MATA 1.21 b ± 0.03 0.14 a ± 0.009 0.34 d ± 0.011 0.49abc ± 0.010 22.5 12.5 65.0

Means followed by different letters in the same column are significantly different by Tukey’s test at 5% probability. REC1 (area under ecological restoration 1), REC2 (area under ecological restoration 2), REC3 (area under ecological restoration 3), REC4 (area under ecological restoration 4), REC5 (area under ecological restoration 5), SC (Sugarcane), MATA (fragment of native Seasonal Semi-deciduous Forest). ± Standard error

FIGURE 1 Total organic carbon (COT), particulate organic carbon (COP) and organic carbon associated with mineral (COam) in the 0-10 (a) and 10-20 cm (b) layers (n = 4) of a Hapludox Eutrophic in Rio Brilhante, State of Mato Grosso do Sul. REC1 (area under ecological restoration 1), REC2 (area under ecological restoration 2), REC3 (area under ecological restoration 3), REC4 (area under ecological restoration 4), REC5 (area under ecological restoration 5), SC (Sugarcane), MATA (fragment of native Seasonal Semi-deciduous Forest). Different letters for the same fraction of soil organic matter are significantly different by Tukey’s test at 5% probability. 

Nevertheless, based on the critical values of Tormena et al. (2008), who consider critical values of Ds above 1.16 g.cm-3 for clayey soils, and Reichert et al. (2009), values above 1.35 g.cm-3 as critical for the establishment of the root system of plants in very clayey soils (62% clay), only the area under native forest did not present values of Ds potentially restrictive to development of plants in the surface layer.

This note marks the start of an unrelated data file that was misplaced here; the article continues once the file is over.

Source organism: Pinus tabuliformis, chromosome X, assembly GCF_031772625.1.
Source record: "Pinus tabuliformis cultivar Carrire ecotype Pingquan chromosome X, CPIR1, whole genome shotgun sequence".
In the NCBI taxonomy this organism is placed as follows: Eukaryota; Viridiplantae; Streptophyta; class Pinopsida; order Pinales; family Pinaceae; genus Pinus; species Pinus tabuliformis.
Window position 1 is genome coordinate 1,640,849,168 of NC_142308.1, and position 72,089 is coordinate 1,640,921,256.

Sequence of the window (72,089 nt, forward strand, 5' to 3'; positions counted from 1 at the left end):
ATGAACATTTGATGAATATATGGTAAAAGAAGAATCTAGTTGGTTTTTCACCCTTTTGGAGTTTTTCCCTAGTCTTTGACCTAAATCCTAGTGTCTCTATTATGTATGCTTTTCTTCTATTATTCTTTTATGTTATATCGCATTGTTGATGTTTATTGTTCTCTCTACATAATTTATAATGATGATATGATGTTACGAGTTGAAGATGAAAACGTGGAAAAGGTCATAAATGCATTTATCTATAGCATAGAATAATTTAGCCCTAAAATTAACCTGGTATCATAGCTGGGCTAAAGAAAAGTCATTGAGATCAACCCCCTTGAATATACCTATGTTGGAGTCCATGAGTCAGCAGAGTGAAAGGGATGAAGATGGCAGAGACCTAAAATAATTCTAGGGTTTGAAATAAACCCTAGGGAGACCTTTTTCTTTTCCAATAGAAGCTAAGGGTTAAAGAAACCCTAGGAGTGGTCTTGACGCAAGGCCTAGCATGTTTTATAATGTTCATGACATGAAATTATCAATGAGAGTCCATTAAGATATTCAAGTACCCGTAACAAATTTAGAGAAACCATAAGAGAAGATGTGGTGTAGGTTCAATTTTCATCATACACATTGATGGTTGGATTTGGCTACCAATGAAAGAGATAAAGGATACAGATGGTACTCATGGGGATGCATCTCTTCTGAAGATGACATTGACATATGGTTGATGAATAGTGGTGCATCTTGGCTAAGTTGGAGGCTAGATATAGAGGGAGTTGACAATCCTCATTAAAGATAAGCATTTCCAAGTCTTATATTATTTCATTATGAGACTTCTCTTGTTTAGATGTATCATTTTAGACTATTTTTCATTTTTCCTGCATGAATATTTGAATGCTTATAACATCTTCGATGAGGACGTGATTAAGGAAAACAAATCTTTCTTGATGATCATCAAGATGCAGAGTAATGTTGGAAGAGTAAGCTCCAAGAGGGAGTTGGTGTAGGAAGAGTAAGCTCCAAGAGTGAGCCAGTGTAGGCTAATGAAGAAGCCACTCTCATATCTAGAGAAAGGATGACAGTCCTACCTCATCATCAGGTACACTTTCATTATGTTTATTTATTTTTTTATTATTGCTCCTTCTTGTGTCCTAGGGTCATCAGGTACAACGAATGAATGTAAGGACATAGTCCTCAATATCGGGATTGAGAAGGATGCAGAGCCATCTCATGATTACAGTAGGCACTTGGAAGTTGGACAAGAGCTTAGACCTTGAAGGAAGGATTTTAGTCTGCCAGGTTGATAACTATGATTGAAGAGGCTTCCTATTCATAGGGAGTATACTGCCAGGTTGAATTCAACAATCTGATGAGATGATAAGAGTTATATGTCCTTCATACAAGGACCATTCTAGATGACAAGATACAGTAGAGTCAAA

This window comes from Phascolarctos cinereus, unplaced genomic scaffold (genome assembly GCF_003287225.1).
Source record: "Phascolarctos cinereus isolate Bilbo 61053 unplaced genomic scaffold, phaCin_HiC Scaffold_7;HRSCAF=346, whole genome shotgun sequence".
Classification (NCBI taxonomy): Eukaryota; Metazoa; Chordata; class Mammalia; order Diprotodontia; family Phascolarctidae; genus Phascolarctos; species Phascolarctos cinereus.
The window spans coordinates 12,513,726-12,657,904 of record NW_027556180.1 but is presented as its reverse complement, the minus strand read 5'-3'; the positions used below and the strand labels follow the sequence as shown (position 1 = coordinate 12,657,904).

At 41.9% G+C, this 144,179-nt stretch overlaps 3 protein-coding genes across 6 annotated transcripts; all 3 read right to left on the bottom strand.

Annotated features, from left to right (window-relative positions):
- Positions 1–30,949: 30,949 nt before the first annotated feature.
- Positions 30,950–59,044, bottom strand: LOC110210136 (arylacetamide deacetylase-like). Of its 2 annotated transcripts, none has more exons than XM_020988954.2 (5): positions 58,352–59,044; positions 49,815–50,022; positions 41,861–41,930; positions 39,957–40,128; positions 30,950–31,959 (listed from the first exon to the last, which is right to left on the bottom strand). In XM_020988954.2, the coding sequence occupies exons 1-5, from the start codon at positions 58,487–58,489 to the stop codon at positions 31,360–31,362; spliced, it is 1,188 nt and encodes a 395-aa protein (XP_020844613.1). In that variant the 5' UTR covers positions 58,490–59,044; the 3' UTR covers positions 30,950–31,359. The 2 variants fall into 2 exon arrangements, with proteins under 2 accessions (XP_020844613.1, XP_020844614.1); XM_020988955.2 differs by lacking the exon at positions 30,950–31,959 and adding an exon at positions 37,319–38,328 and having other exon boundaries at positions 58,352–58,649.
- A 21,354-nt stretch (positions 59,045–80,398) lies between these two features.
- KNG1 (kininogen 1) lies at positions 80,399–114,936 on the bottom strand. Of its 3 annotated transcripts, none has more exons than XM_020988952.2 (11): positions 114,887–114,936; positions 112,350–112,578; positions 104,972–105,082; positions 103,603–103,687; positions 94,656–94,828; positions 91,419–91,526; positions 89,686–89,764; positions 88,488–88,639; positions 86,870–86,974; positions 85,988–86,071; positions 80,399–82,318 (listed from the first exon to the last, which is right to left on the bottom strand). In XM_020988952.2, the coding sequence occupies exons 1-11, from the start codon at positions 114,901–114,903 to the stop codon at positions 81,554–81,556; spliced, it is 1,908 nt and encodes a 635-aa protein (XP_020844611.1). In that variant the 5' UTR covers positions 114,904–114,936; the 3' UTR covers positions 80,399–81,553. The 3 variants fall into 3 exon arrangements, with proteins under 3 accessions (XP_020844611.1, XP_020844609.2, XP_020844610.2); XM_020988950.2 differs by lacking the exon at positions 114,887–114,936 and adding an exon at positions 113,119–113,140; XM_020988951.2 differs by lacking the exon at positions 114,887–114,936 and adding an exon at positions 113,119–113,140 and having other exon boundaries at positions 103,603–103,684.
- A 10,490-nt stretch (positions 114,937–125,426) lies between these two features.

In turn, at the 10-20 cm layer, the results indicated that the restoration areas REC2 and REC3 presented high values of Ds, not statistically differing from SC. The other areas under restoration (REC1, REC4 and REC5) presented intermediate Ds values, not differing from the native vegetation and sugarcane crop areas, which presented statistically lower values. Adopting the criterion established by Reichert et al. (2009), REC1, REC5 and MATA did not present Ds values that could impair the root growth of plants, since they are associated with soil clay content. On the other hand, the substitution of native vegetation for production systems probably induced soil compaction due to the increase in Ds values and Ma decrease, as pointed out by Cherubin et al. (2016).

Based on the results of macroporosity of both layers, it can be observed that REC1 and REC5 were not significantly different from MATA, reflecting in a better state of physical recovery of the soil. The other areas under restoration (REC2, REC3 and REC4) showed similar values to the sugarcane crop area (SC), indicating unfavorable structural conditions to the full development of plants, when adopting as critical the values below 0.10 m³.m-3 (Taylor and Ashcroft, 1972).

The volume of micropores in the superficial layer was high in all evaluated areas, except for REC1, which presented statistically lower values. In the subsurface layer, the lowest volume was observed in MATA, followed by SC. However, greater microporosity does not necessarily imply restrictions on plant development, since the soil conservation status should also take into account the values of macroporosity, soil density, penetration resistance, among others. Thus, analyzing the set of physical variables measured in this work, the areas MATA, REC1, REC5 presented a better state of physical conservation of the soil.